Part II: The Midas Touch.
In the early 1990s, another doctor, Dr David Chaum, a computer scientist and cryptographer, had established the groundwork for the first significant centralised digital payment system using cryptographic privacy protocols—eCash:
Chaum's system was extraordinarily elegant. It featured persuasive benefits, such as anonymity for users, bullet-proof security for merchants, and no lower limit on transaction value. It could be used to make [micro]payments of only a few pence, or entrusted with a multi-million pound deal. To make this possible, Digicash relied on its own, newly minted digital currency: cyberbucks. (Bowbrick 2003)
The privacy principle that characterised eCash was central to a movement that had kicked off in the 1970s and ‘80s when asymmetric cryptography garnered attention outside of the military and became enthusiastically advanced in a mailing list called Cypherpunks created in 1992, where the academic research of Dr Chaum featured heavily. For cypherpunks, cryptography was the weapon of choice with which to equalise the relationship between citizen and state as the invention of the Colt .45 and Winchester repeating rifle had purportedly done in the past. As with most online communities, there was spam and trolling, but there was a lot of quality discourse and in-depth technical analysis—and where there’s muck there’s brass.
The concept and technology behind eCash was sound enough: several large banks including Credit Suisse and Deutsche Bank were initially on board (and Microsoft were considering incorporating it into its Windows 95 operating system). However, Dr Jackson exposed a critical flaw in the viability of eCash in 1996 on a forum closely associated with Cypherpunks. His argument was that the advent of secure browsing had rendered eCash wallets redundant, which drew the ire of the diehards who were convinced that the future of alternative money lay in cryptography. As it turned out, both were correct: eighteen months later, despite investors sinking $20 million into the project, it failed to gain traction and the eCash company (Digicash) filed for bankruptcy.
e-gold’s trajectory was seemingly inversely proportional to that of eCash, and it dominated the digital currency market for the following decade—seeing off all comers. The reasons for this may be debateable, but e-gold offered the benefits of a simplistic, digital push-payment system backed by a real life commodity. Just create an account on the website, gain full permissions and send or receive payments in the dollar equivalent of gold (its native currency). These payments were immediately settled at low cost on a sliding scale: the higher the value, the lower the cost (around one percent or less). Because they were backed with physical gold, the sender would be informed of the exchange rate and the weight of gold corresponding to the dollar value of the payment. Assuming this was acceptable to the sender, the transaction could proceed. He or she would receive immediate notification along with a unique identifying number and the recipient’s account balance would be adjusted accordingly.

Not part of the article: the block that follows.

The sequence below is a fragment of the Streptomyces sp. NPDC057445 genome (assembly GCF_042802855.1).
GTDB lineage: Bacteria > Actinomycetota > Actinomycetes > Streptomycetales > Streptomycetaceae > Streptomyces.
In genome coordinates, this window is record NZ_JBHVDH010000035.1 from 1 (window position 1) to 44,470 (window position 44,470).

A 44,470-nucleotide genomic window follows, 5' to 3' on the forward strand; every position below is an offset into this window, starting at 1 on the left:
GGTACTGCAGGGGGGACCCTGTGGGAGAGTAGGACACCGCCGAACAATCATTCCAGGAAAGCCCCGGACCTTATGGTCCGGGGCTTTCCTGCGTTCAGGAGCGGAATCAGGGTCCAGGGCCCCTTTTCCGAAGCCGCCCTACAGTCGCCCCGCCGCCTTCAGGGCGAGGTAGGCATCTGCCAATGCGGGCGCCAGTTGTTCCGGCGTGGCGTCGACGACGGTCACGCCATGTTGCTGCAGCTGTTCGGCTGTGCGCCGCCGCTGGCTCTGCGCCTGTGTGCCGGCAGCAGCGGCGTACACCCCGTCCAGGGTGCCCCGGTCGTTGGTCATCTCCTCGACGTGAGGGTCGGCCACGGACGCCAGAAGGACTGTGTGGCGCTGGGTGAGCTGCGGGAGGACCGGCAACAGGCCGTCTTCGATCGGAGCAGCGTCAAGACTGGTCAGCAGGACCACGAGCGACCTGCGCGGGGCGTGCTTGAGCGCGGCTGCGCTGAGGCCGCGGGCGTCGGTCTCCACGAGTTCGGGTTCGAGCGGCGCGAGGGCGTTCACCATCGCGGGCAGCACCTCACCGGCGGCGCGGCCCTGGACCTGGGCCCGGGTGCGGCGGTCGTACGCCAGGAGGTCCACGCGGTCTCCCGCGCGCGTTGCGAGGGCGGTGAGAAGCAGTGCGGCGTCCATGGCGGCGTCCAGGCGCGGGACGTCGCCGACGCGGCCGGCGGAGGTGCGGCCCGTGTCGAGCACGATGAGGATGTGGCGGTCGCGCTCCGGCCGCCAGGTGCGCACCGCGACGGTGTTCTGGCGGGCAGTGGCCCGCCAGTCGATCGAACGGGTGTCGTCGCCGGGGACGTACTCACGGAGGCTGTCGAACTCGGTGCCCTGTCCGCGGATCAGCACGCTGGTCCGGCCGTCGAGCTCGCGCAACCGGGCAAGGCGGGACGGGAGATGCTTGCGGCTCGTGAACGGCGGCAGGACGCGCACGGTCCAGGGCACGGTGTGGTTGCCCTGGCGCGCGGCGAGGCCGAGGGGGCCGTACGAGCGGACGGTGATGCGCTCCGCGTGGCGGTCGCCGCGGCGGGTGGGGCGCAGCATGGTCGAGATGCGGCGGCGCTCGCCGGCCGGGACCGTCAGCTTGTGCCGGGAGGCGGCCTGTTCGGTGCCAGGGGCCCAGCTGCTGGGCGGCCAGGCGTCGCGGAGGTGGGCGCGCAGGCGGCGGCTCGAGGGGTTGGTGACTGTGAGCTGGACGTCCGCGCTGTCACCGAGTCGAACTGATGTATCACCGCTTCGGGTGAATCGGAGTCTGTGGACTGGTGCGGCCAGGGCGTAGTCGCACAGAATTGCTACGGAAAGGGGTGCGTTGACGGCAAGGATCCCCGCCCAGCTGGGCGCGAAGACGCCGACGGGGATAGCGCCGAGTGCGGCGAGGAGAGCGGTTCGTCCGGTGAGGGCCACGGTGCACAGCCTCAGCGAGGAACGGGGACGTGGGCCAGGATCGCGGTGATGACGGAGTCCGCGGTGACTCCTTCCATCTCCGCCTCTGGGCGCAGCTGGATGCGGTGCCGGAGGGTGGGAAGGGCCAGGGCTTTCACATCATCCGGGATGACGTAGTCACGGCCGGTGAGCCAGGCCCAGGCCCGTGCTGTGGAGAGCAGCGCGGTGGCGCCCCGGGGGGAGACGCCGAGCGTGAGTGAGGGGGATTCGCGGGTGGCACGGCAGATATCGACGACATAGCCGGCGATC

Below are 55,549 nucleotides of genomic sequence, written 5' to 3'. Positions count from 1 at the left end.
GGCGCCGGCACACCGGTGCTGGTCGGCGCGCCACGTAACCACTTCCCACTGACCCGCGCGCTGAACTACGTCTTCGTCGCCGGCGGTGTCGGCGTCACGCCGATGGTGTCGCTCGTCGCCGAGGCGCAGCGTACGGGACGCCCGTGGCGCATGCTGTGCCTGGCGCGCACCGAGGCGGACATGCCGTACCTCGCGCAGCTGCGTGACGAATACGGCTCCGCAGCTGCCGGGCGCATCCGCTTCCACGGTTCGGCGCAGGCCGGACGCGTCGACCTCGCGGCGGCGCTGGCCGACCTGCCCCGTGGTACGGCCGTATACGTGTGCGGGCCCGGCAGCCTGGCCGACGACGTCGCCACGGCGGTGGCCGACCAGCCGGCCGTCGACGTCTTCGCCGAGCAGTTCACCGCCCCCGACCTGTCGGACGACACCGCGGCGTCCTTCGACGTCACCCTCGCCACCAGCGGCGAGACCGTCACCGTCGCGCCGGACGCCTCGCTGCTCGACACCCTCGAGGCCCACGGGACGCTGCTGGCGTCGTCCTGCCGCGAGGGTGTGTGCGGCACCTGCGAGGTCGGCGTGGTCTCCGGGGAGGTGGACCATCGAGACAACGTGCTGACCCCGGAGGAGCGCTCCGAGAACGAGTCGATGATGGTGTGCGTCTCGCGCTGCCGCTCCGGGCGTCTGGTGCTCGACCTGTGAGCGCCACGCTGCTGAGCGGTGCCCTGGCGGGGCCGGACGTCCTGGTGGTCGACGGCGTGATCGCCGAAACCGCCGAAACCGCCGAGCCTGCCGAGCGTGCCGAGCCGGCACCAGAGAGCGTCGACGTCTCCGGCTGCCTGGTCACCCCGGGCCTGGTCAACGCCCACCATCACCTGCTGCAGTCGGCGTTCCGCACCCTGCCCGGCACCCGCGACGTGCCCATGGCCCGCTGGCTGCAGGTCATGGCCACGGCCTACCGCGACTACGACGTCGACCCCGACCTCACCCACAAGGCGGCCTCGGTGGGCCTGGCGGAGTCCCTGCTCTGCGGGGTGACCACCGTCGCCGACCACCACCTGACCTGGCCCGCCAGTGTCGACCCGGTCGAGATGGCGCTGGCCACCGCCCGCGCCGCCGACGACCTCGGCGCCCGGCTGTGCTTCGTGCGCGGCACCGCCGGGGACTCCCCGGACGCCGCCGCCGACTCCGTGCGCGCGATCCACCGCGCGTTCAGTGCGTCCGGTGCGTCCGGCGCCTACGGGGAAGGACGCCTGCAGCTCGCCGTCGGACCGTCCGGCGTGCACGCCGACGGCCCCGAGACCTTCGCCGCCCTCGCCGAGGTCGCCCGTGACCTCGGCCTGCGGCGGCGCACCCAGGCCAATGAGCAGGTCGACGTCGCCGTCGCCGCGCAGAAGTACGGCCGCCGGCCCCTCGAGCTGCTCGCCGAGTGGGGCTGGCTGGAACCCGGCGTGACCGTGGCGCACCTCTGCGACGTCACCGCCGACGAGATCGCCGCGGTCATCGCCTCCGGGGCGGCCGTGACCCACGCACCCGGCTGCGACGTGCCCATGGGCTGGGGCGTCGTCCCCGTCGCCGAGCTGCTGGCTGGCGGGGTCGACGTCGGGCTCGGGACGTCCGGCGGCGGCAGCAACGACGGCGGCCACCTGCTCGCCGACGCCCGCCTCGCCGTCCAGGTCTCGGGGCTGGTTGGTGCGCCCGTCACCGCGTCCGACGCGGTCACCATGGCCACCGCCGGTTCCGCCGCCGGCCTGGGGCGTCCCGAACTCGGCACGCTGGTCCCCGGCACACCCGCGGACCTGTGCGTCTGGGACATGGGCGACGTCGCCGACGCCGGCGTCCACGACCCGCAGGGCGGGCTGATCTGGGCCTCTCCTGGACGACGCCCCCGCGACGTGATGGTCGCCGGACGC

This was essentially a book entry ledger-based system that reproduced the RTGS (real time gross settlement) platform operated by government central banks (see part I), especially the Federal Reserve’s Fedwire payment system. The only difference was that the Fedwire allowed for overdrafts, whereas e-gold was strictly debit only. But it offered the same assurances and dependability.
The other advantage of e-gold over its competitors was the level of DIY that went into the website itself. To get operational quickly, a web developer took care of the front-end and form submits and Dr Jackson learned enough code to complete the backend side of things—the transaction processing mechanisms. This kept the budget to a minimum.
So would emerging companies like Amazon come knocking? No. Some poorly executed print ads in 1998 didn’t improve matters. Yet by July 1999, The Financial Times had claimed that e-gold was the “only digital currency to create critical mass on the web”. By November 2000, around the time of the dotcom bubble, e-gold was processing more transactions per month than all the competitors cumulatively, who had spent a total of $300m combined for their various alternative payment schemes compared to the $1m initial launch cost for e-gold drawn mainly from personal funds.
The e-commerce side of things never really took off, but international remittances did. The necessity for guest workers to send money back home as cheaply and simply as possible was a powerful driving factor in the rocketing fortunes of e-gold. If ever there was a mother of all use-cases, this was it: the demand for a facility to minimise or avoid the onerous fees associated with cross-border payments should never be underestimated or undervalued. e-gold remittances ultimately worked out at a tenth of the cost of traditional methods.
This is where e-gold really caught on and then went truly global. In every imaginable country, the e-gold website was being translated by enthusiasts into their native language under their own steam to increase accessibility. Even though currency exchange services were popping up to cater to the market (e-gold explicitly did not deal with currency conversions), business customers would inevitably try to persuade suppliers and employees to accept e-gold in return for goods and services, or individuals might convince landlords or grocers, for example. Then when others did the same, the pattern of growth went exponential. By 2005/2006, the transaction volume was a staggering $3b per annum. The gold reserves of Digicash at that time was comparable to those behind the Mexican peso or the Canadian dollar.
Bowbrick, Steve. 2003. "Past Currency". The Guardian. https://www.theguardian.com/technology/2003/feb/25/comment.comment.